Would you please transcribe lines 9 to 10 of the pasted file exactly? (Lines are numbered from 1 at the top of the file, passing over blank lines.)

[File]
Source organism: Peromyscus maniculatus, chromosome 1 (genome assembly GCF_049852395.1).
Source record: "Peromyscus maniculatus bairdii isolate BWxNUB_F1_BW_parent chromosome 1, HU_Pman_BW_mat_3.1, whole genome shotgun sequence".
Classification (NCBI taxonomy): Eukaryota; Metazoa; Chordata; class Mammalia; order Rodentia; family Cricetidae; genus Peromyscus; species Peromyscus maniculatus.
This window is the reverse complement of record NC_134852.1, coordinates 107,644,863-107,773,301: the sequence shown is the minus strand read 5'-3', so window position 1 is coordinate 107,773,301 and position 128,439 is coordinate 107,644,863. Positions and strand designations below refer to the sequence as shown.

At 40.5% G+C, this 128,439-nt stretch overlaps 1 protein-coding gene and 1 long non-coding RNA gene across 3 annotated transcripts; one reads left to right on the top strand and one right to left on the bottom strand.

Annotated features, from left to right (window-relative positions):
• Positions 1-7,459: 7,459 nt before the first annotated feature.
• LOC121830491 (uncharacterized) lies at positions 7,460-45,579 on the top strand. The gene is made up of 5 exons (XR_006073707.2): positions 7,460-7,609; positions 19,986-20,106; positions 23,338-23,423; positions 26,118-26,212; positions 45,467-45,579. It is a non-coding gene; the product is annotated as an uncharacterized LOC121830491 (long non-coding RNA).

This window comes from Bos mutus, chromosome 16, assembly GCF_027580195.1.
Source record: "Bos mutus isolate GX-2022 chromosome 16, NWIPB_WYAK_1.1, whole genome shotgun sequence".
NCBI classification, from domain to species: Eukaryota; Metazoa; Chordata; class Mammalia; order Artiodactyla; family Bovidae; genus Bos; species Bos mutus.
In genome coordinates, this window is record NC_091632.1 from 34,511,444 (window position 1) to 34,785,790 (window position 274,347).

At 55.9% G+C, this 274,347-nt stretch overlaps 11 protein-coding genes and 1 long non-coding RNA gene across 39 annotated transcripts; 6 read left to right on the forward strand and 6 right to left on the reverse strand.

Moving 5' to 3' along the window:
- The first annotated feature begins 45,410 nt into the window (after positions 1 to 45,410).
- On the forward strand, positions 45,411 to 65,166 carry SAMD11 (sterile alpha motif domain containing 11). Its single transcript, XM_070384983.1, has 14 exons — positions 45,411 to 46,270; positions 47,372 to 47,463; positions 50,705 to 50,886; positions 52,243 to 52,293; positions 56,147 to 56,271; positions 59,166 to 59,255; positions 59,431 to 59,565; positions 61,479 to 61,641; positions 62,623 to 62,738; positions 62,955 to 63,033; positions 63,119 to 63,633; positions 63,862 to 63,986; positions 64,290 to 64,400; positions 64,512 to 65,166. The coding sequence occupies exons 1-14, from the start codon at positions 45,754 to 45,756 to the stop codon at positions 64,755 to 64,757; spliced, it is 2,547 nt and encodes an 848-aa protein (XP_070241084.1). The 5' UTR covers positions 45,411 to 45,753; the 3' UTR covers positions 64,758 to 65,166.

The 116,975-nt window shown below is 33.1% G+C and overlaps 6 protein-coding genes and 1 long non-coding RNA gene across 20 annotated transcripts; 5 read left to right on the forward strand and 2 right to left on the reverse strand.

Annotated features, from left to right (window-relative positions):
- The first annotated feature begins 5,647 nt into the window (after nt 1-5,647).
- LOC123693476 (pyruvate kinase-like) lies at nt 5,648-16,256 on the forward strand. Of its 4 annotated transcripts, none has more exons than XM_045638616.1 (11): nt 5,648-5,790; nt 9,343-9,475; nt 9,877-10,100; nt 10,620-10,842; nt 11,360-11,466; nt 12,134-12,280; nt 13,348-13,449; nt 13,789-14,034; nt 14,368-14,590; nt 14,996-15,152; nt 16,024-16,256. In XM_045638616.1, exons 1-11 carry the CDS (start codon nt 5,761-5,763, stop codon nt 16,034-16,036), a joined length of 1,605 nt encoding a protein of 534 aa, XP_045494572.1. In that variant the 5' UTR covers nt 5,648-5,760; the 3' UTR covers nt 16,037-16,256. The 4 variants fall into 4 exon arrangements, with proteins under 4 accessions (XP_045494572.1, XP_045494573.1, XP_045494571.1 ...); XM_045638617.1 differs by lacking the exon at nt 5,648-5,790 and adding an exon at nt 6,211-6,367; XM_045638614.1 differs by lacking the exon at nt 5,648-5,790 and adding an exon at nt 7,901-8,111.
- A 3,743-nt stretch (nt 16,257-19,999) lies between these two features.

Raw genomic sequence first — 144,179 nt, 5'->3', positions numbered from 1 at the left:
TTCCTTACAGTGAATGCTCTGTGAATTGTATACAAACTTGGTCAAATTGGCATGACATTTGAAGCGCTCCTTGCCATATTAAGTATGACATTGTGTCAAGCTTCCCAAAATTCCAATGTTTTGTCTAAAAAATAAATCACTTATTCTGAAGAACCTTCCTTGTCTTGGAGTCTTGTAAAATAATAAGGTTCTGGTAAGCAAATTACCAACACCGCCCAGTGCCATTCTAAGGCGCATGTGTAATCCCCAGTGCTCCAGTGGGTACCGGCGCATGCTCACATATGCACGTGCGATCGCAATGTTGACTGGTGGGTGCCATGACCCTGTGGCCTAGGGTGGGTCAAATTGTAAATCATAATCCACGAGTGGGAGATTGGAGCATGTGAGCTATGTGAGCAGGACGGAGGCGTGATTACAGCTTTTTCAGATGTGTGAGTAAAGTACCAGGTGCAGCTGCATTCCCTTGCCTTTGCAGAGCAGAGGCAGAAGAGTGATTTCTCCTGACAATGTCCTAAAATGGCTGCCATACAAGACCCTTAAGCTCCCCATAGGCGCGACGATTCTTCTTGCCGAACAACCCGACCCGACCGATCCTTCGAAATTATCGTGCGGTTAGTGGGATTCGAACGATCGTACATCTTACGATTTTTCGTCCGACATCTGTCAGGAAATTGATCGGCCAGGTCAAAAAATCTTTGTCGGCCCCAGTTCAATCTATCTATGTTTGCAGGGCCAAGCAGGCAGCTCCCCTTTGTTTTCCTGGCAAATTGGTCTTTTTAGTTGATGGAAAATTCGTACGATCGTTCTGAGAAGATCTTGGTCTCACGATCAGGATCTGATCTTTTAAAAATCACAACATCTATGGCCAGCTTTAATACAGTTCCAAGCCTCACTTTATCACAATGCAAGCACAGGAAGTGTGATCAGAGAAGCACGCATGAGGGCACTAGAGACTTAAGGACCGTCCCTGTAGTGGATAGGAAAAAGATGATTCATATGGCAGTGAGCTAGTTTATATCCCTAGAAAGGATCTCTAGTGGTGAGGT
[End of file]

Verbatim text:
This window comes from Bos mutus, chromosome 16, assembly GCF_027580195.1.
Source record: "Bos mutus isolate GX-2022 chromosome 16, NWIPB_WYAK_1.1, whole genome shotgun sequence".